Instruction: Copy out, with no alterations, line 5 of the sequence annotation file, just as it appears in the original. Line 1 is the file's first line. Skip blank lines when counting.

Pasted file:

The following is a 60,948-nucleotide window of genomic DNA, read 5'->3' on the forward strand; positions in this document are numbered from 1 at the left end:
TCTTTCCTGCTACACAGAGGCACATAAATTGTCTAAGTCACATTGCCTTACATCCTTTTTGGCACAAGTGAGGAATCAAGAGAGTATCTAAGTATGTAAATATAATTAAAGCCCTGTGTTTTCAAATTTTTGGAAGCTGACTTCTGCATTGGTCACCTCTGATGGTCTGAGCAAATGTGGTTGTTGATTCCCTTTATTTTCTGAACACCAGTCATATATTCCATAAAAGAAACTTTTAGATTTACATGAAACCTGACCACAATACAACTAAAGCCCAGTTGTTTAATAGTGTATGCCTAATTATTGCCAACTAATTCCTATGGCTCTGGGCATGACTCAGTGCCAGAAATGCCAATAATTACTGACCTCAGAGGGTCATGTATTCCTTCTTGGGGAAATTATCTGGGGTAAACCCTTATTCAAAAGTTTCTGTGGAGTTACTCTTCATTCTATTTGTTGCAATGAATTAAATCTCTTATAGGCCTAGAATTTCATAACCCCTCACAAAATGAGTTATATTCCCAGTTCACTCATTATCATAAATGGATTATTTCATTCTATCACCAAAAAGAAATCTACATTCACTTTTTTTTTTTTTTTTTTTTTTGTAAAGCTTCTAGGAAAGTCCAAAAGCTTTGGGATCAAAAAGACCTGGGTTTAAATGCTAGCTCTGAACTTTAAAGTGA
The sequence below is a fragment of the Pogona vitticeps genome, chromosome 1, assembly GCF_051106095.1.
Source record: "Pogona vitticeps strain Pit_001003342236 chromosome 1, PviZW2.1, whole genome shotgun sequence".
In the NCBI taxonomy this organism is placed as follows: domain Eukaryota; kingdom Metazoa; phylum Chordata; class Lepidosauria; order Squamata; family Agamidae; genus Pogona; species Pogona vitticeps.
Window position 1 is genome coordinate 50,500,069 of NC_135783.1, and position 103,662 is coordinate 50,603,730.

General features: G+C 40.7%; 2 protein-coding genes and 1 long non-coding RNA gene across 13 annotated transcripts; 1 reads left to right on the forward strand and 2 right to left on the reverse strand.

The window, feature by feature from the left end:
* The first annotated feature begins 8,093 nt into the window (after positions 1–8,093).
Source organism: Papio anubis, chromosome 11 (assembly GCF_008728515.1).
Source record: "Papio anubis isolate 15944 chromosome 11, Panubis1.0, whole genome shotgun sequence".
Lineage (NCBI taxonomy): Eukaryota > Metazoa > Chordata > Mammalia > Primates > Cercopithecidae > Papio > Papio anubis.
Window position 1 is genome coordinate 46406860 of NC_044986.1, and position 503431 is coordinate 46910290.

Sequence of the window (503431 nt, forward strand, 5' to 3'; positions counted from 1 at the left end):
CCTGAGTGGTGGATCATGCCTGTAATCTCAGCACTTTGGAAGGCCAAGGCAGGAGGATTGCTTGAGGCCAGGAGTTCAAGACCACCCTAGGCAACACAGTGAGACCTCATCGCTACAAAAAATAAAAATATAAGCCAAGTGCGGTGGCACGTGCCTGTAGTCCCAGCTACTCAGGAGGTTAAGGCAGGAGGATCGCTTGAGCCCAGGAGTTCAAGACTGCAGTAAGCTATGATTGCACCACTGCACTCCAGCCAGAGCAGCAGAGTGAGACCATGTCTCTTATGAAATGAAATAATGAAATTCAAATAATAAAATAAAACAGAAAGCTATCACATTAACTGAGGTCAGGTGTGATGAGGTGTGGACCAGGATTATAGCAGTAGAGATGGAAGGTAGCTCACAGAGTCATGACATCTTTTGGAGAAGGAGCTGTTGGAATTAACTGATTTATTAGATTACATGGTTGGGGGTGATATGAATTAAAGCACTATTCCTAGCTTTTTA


In the NCBI taxonomy this organism is placed as follows: domain Eukaryota; kingdom Metazoa; phylum Chordata; class Lepidosauria; order Squamata; family Agamidae; genus Pogona; species Pogona vitticeps.